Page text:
Wildlife and their environment must continue to be protected.
Thank you for contacting me about the protection of birds of prey.
All wild birds are protected under the Wildlife and Countryside Act 1981 and there are strong penalties in place for offences committed against birds of prey and other wildlife, with most wildlife crimes carrying up to an unlimited fine and/or a six-month custodial sentence.
To address concerns about illegal killing of birds of prey, senior Government and enforcement officers have identified raptor persecution as a national wildlife crime priority. The National Wildlife Crime Unit monitors and gathers intelligence on wildlife crime, including raptor persecution, and aids police forces in their investigations when required.
My colleagues and I recognise the conservation and economic benefits that shooting sports bring to rural communities. There is evidence that sustainable control of predators on shooting estates can play a role in the recovery of rare or declining species, in particular ground nesting birds. For example, a study in 2010 by the Game and Wildlife Conservation Trust showed that predator control resulted in significant increases in the breeding success of curlew, golden plover and lapwing. I believe that individuals should be free to manage wildlife within the law, and that the Government should only intervene when there is good reason to do so.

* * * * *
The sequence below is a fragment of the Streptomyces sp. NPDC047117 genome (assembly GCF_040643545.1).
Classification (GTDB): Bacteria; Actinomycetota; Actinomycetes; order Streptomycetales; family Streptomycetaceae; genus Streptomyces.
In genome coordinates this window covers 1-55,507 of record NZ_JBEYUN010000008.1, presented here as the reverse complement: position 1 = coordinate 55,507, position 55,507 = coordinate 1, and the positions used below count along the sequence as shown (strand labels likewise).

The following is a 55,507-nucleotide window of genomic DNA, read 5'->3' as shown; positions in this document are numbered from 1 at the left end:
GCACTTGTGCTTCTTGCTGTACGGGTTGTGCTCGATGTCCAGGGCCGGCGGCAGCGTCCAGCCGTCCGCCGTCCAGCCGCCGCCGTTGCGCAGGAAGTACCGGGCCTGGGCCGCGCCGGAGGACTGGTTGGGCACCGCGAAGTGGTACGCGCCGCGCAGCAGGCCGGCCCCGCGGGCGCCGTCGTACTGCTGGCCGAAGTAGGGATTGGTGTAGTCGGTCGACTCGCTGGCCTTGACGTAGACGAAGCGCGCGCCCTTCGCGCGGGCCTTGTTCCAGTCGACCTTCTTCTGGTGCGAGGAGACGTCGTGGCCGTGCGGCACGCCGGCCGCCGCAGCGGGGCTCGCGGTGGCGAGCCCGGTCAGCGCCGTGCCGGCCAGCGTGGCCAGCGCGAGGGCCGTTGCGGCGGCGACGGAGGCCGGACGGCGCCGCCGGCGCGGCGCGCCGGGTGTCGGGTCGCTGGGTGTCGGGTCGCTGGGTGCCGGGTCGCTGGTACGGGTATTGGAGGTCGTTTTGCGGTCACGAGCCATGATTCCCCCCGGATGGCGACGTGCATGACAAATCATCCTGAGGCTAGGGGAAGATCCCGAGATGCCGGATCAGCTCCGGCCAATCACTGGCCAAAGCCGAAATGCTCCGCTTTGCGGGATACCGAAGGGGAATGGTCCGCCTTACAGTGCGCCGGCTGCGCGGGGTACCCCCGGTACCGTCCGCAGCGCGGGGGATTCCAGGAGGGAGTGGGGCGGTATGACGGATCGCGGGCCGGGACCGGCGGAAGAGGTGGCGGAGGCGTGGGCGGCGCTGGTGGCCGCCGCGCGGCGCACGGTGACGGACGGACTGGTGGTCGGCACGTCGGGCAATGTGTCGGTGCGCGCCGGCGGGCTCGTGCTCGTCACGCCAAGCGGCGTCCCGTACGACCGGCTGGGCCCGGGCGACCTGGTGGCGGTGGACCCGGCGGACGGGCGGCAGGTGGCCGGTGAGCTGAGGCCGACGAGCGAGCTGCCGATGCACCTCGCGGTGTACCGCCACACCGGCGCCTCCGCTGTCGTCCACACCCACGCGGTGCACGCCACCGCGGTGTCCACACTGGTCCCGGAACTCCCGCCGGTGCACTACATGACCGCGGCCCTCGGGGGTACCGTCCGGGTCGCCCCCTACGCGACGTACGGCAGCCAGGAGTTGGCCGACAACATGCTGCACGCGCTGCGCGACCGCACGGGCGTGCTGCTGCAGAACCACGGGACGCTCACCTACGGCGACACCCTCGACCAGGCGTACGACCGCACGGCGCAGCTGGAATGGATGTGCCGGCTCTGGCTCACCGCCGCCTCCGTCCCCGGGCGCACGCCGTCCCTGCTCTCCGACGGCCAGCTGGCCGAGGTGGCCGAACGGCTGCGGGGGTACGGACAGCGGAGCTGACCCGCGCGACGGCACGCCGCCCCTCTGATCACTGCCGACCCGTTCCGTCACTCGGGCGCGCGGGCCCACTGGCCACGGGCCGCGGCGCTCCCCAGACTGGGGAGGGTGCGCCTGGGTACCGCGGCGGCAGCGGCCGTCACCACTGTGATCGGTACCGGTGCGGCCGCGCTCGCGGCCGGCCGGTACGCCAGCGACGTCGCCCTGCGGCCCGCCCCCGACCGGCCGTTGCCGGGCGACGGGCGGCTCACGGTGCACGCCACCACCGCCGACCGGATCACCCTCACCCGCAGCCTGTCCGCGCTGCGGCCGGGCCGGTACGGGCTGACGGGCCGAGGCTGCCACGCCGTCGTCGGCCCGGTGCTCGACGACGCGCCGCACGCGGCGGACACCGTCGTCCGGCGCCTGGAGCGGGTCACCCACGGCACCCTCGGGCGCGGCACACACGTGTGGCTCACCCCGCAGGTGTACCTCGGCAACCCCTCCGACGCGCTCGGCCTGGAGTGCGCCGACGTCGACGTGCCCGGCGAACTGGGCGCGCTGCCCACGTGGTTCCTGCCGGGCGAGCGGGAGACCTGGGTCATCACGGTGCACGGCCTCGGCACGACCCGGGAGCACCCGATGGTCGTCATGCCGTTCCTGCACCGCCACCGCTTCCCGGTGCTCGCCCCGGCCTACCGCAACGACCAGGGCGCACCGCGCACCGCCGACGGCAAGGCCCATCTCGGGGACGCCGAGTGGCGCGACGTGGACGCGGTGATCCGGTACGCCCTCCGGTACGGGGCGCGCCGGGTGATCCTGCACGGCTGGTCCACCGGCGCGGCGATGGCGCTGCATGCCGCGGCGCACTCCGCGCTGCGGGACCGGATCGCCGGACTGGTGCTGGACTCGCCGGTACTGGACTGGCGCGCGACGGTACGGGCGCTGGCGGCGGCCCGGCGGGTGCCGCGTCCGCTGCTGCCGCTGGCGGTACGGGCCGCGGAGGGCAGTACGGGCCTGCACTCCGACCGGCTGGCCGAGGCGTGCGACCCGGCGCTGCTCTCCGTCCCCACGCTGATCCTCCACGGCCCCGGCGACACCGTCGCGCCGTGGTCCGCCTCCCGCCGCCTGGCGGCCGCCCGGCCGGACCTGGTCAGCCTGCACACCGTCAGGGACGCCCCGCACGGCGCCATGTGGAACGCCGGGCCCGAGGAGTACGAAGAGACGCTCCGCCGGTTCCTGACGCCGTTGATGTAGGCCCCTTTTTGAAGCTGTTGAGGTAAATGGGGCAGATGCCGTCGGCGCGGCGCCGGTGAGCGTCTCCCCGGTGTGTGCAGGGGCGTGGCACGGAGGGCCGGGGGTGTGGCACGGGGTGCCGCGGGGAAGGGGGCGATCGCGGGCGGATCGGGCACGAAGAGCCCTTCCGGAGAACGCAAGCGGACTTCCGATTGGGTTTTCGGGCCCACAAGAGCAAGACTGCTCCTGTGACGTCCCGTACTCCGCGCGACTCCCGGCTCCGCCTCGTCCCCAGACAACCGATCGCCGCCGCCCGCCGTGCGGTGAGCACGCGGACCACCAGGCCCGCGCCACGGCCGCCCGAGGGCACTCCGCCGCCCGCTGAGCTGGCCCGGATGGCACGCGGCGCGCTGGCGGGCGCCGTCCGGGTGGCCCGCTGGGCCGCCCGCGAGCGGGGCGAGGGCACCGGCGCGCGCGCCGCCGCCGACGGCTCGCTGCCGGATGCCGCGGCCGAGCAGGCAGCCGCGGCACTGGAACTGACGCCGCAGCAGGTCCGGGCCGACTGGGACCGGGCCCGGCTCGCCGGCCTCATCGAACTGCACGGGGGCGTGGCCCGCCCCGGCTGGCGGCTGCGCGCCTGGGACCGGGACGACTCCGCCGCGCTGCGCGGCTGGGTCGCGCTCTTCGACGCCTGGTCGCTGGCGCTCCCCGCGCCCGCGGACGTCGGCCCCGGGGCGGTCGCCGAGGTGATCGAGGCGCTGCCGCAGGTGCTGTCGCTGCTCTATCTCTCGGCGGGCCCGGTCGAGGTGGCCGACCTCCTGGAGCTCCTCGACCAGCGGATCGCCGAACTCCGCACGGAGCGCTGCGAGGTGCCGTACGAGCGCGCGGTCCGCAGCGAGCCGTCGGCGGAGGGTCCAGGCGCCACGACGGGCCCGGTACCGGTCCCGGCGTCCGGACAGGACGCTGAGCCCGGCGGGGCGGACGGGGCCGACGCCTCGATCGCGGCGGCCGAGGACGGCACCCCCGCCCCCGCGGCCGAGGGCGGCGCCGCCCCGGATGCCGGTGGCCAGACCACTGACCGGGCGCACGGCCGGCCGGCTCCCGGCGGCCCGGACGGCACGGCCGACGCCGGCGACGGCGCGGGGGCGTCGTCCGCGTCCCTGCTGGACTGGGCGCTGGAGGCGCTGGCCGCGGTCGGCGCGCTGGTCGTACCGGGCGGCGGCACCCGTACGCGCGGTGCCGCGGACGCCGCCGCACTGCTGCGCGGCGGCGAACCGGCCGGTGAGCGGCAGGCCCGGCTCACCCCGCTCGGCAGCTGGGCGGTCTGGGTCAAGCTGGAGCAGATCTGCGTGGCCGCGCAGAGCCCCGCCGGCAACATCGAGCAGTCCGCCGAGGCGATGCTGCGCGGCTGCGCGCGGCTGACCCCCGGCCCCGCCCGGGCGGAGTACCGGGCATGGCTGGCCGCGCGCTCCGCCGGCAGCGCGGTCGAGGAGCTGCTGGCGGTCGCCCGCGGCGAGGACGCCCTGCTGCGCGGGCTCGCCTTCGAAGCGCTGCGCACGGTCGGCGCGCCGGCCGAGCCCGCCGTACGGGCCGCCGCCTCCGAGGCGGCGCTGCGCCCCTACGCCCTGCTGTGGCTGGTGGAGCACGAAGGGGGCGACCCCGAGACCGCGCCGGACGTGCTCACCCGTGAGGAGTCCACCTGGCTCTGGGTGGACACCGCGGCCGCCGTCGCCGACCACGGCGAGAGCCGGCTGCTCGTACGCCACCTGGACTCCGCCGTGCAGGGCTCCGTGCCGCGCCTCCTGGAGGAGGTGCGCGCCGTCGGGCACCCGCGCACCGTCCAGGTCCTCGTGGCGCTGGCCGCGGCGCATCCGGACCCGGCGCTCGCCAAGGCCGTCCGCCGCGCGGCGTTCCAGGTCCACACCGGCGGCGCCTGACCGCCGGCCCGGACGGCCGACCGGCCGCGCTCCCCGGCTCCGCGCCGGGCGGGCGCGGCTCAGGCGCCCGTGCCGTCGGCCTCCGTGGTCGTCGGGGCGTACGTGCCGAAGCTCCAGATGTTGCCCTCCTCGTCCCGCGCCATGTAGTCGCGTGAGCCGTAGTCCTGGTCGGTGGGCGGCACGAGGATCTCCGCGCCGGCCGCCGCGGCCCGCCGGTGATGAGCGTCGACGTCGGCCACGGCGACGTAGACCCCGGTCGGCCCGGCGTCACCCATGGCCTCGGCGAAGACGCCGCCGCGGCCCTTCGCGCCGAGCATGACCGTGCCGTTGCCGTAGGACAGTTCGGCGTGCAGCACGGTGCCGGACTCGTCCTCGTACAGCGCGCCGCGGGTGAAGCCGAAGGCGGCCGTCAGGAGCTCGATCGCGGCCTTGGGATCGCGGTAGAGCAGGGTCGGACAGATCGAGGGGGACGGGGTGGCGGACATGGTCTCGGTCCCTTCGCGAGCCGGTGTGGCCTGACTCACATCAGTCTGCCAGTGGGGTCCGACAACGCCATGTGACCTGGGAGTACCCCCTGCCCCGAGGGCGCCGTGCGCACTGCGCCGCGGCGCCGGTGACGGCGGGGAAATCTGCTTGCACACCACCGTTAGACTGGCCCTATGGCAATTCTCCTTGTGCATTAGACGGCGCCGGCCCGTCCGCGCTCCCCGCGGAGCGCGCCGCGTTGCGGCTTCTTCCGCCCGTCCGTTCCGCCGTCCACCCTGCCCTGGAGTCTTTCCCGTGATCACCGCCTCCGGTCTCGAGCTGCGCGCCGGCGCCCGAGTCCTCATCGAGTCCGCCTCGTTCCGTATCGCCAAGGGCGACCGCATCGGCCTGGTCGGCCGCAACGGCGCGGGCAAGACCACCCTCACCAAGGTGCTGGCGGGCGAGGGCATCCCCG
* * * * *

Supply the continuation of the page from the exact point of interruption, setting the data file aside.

After speaking to the Minister, it is clear that the Government is very concerned about hen harrier populations, which is why it took the lead on the Hen Harrier Action Plan. This sets out what will be done to increase hen harrier populations in England and includes measures to stop illegal persecution.